The Case

A 17 year old dirt bike riding Evel Knievel wannabe presents to the ED with right shoulder pain. He had crashed his bike earlier in the day. On exam he has normal strength and sensation in his hand and forearm, and is able to passively abduct his shoulder. There is no prior history of shoulder injuries. You do what you normally do and obtain XRays, which show the following.


The Diagnosis

This young man has a separation of the acromioclavicular joint – AKA the AC joint.  The most common mechanisms of injury are falls onto the shoulder directly, then the good old FOOSH (fall on outstretched hand). AC injuries can be suspected on exam if there is asymmetry at the location of the joint. In addition, point tenderness at the joint and pain on cross-arm adduction (bring the arm across the body) are both suggestive but not diagnostic. For that you’re going to need X-Rays. vefore we talk about films I thought that it’d be helpful to review the joint itself. As you can see there are 4 ligaments that connect the clavicle to the scapula.

Wikipedia's AC joint picture

Wikipedia’s AC joint picture

Especially in fit patients, their overall muscle tone make make the inherent asymmetry caused by a tear of just one of these ligaments less obvious on conventional shoulder films. That is why you should get weighted films if you suspect an AC injury and your original X-Rays are inconclusive. generally patients are asked to hold 10kg weights in each hand with the arms resting at their sides. The image below is an example of this. Weighted films can be especially helpful in identifying Type III vs Type I-II injures, which brings us to the classification section of this post.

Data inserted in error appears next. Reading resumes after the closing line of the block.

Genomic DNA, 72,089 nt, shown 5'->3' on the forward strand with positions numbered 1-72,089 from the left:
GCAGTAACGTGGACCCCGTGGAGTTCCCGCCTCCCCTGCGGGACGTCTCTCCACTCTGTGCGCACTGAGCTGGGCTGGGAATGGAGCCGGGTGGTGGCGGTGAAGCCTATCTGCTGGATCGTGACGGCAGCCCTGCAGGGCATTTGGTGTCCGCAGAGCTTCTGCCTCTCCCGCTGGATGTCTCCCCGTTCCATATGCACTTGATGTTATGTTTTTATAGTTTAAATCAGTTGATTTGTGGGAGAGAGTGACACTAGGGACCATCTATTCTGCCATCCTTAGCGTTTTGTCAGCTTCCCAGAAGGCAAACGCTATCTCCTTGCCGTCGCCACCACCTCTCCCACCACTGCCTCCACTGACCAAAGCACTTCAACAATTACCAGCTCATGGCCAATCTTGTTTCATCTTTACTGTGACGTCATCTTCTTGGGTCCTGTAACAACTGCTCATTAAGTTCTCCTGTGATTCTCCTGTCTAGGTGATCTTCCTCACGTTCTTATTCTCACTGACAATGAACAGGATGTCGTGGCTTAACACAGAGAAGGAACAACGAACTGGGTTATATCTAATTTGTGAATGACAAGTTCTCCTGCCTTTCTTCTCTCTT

As you can see in the image below there are six types, beginning with a partial tear to the superior acromioclaviclar ligament all the way down to the nastiness depicted in the Type VI injury (ouch).



Let’s take a look at the different types and how they impact management.


Type I

This can be also referred to as just a sprain. Management is conservative and includes rest, antiinflammatories and a sling for comfort. return to play should be guided by symptoms alone.

Type II

A Type II AC separation involves a complete tear to the acromioclavicular ligament, and a partial tear of the coracoclavicular ligaments. This is when you’ll start to see a noticeable “bump” on exam. Patients will be in a lot more pain and have some decreased motion. Most patients with this type of injury still do well with a sling and conservative management.

Type III

Both the acromioclavicular and coracoclavicular ligaments are torn and the result is a very noticeable deformity at the lateral clavicle. If this isn’t addressed the bump is permanent. This is where the management becomes controversial and is best left to the Orthopedists.

A type III separation courtesy of Wikipedia

Type IV

The coracoclavicular ligament is avulsed from the clavicle like in a type III while the distal part of the clavicle becomes displaced posteriorly into or through the trapezius. Skin tenting may occur. The sternoclavicluar joint may also be involved. As one could imaging, surgery is the management de rigeur.

Type V

This is an even worse variation on type III, with the trapezial and deltoid fascia becoming forecfully stripped off of the acromion and clavicle. There is a much more exaggereated vertical displacement of the clavicle from the scapula. Surgery is necessary.

Type VI

It doesn’t get any worse than this. A type VI represents a Type III (Both the acromioclavicular and coracoclavicular ligaments are torn) plus inferior dislocation of the distal end of the clavicle below the coracoid. These are generally seen in severe trauma (think motorcycle crash or MVC) and should prompt investigation for other thoracic and intraabdominal injuries. Many patients will have paresthesias that will only resolve after the clavicle is relocated. Call Ortho and ask nicely for help.

And finally, since most of what we will be doing in the Pediatric Emergency Department I thought I’d summarize conservative management here – which is appropriate for Type I, II and most IIIs.

  • Ice, rest and sling for 3 weeks
  • Rehab with early range of motion exercises
  • Goals: Regain functional motion by 6 weeks and return to normal by 12 weeks
  • Refer to Orthopedics for any Type III and above